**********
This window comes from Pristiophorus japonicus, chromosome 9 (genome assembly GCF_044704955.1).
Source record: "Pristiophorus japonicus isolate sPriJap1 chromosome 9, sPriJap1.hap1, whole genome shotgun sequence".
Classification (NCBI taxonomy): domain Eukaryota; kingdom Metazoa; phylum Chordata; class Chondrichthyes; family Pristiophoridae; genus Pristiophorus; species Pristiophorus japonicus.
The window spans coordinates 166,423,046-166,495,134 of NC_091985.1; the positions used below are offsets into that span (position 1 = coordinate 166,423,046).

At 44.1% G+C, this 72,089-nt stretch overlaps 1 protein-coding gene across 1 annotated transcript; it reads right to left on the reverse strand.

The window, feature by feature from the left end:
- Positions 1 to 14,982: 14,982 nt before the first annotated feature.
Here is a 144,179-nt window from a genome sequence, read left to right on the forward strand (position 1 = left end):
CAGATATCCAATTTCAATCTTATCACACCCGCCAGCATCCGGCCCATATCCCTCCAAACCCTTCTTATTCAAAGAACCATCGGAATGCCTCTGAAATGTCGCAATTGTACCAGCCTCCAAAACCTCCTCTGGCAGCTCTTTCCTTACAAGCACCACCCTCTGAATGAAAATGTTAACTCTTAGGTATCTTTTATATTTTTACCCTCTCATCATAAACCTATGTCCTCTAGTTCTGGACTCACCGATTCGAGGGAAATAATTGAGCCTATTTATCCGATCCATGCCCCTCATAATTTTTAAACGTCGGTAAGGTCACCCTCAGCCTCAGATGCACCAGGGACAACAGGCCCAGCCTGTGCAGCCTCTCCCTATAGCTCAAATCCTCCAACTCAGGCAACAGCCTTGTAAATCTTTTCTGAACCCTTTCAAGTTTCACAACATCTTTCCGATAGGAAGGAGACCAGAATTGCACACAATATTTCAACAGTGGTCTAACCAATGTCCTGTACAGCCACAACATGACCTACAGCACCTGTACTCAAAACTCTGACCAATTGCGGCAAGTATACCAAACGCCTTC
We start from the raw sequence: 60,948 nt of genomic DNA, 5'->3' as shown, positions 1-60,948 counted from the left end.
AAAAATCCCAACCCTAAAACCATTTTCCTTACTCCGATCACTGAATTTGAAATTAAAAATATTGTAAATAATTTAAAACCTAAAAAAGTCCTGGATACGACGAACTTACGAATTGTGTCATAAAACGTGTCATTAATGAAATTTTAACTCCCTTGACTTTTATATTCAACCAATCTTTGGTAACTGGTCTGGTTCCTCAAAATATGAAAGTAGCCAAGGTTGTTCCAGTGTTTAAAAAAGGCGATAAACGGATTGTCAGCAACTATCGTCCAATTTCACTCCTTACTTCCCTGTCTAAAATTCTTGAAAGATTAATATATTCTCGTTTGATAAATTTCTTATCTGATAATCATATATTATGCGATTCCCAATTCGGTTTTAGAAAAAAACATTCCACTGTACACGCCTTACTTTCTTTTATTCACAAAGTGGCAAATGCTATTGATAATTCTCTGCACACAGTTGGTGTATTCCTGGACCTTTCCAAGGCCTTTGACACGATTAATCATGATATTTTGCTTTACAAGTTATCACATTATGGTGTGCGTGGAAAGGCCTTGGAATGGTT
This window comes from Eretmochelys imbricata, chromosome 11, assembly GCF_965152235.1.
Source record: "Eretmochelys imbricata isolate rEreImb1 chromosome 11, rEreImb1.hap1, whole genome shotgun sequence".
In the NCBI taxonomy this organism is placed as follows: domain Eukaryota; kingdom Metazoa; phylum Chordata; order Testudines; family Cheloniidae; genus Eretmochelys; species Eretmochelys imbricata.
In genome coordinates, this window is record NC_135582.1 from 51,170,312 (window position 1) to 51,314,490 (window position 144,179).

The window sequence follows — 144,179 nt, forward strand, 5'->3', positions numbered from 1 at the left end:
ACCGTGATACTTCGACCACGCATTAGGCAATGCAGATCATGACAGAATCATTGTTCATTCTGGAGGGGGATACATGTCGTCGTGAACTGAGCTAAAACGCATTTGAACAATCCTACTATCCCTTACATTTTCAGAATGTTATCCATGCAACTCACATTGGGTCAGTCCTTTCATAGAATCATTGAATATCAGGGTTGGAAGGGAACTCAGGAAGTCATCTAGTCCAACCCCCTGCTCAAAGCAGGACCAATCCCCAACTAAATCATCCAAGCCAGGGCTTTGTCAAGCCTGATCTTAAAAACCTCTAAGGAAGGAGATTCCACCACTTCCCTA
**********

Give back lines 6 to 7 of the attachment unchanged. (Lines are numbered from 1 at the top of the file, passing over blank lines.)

The window, feature by feature from the left end:
- Positions 1 to 14,982: 14,982 nt before the first annotated feature.